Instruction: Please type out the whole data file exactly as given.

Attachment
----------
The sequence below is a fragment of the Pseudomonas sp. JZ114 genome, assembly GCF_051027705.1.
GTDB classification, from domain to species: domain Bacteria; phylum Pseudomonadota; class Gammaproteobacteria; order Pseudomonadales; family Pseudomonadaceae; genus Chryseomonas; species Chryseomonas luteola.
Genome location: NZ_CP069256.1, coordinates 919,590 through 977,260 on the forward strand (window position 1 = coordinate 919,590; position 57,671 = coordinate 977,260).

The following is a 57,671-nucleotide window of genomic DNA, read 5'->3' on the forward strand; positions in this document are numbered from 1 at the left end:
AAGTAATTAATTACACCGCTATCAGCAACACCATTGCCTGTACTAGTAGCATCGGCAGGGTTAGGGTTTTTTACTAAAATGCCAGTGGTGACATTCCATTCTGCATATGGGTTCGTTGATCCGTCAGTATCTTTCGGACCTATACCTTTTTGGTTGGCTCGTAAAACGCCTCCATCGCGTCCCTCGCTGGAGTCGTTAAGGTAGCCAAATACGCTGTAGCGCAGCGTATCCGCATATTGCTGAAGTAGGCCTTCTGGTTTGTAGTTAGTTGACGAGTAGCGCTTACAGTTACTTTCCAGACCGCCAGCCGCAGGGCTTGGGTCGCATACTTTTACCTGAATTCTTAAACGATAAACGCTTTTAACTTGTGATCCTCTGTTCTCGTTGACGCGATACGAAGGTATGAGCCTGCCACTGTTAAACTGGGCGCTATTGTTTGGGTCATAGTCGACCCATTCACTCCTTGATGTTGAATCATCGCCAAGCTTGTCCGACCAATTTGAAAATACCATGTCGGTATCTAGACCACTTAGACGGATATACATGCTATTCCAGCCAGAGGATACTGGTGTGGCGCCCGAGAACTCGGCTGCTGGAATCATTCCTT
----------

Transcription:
The sequence below is a fragment of the Pseudomonas sp. JZ114 genome, assembly GCF_051027705.1.
GTDB classification, from domain to species: domain Bacteria; phylum Pseudomonadota; class Gammaproteobacteria; order Pseudomonadales; family Pseudomonadaceae; genus Chryseomonas; species Chryseomonas luteola.
Genome location: NZ_CP069256.1, coordinates 919,590 through 977,260 on the forward strand (window position 1 = coordinate 919,590; position 57,671 = coordinate 977,260).

The following is a 57,671-nucleotide window of genomic DNA, read 5'->3' on the forward strand; positions in this document are numbered from 1 at the left end:
AAGTAATTAATTACACCGCTATCAGCAACACCATTGCCTGTACTAGTAGCATCGGCAGGGTTAGGGTTTTTTACTAAAATGCCAGTGGTGACATTCCATTCTGCATATGGGTTCGTTGATCCGTCAGTATCTTTCGGACCTATACCTTTTTGGTTGGCTCGTAAAACGCCTCCATCGCGTCCCTCGCTGGAGTCGTTAAGGTAGCCAAATACGCTGTAGCGCAGCGTATCCGCATATTGCTGAAGTAGGCCTTCTGGTTTGTAGTTAGTTGACGAGTAGCGCTTACAGTTACTTTCCAGACCGCCAGCCGCAGGGCTTGGGTCGCATACTTTTACCTGAATTCTTAAACGATAAACGCTTTTAACTTGTGATCCTCTGTTCTCGTTGACGCGATACGAAGGTATGAGCCTGCCACTGTTAAACTGGGCGCTATTGTTTGGGTCATAGTCGACCCATTCACTCCTTGATGTTGAATCATCGCCAAGCTTGTCCGACCAATTTGAAAATACCATGTCGGTATCTAGACCACTTAGACGGATATACATGCTATTCCAGCCAGAGGATACTGGTGTGGCGCCCGAGAACTCGGCTGCTGGAATCATTCCTT